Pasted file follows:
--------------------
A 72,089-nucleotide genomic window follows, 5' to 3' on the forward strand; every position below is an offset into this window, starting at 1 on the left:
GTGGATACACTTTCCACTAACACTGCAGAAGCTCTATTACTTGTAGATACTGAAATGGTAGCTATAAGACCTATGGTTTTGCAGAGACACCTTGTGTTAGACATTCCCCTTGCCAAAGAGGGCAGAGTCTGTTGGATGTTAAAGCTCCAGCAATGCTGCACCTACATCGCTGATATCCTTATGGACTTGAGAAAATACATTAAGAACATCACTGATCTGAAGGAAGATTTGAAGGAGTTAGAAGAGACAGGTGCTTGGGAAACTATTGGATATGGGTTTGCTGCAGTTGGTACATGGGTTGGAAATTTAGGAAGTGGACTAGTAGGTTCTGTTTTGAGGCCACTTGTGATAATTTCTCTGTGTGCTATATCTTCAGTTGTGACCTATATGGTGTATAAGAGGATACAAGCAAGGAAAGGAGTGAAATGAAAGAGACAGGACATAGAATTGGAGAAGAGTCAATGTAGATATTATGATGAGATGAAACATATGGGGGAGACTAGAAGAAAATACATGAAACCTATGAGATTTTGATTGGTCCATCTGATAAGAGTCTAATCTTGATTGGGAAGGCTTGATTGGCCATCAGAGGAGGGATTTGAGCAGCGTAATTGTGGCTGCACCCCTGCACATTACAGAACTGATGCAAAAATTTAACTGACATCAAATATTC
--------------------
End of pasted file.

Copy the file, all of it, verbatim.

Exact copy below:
A 72,089-nucleotide genomic window follows, 5' to 3' on the forward strand; every position below is an offset into this window, starting at 1 on the left:
GTGGATACACTTTCCACTAACACTGCAGAAGCTCTATTACTTGTAGATACTGAAATGGTAGCTATAAGACCTATGGTTTTGCAGAGACACCTTGTGTTAGACATTCCCCTTGCCAAAGAGGGCAGAGTCTGTTGGATGTTAAAGCTCCAGCAATGCTGCACCTACATCGCTGATATCCTTATGGACTTGAGAAAATACATTAAGAACATCACTGATCTGAAGGAAGATTTGAAGGAGTTAGAAGAGACAGGTGCTTGGGAAACTATTGGATATGGGTTTGCTGCAGTTGGTACATGGGTTGGAAATTTAGGAAGTGGACTAGTAGGTTCTGTTTTGAGGCCACTTGTGATAATTTCTCTGTGTGCTATATCTTCAGTTGTGACCTATATGGTGTATAAGAGGATACAAGCAAGGAAAGGAGTGAAATGAAAGAGACAGGACATAGAATTGGAGAAGAGTCAATGTAGATATTATGATGAGATGAAACATATGGGGGAGACTAGAAGAAAATACATGAAACCTATGAGATTTTGATTGGTCCATCTGATAAGAGTCTAATCTTGATTGGGAAGGCTTGATTGGCCATCAGAGGAGGGATTTGAGCAGCGTAATTGTGGCTGCACCCCTGCACATTACAGAACTGATGCAAAAATTTAACTGACATCAAATATTC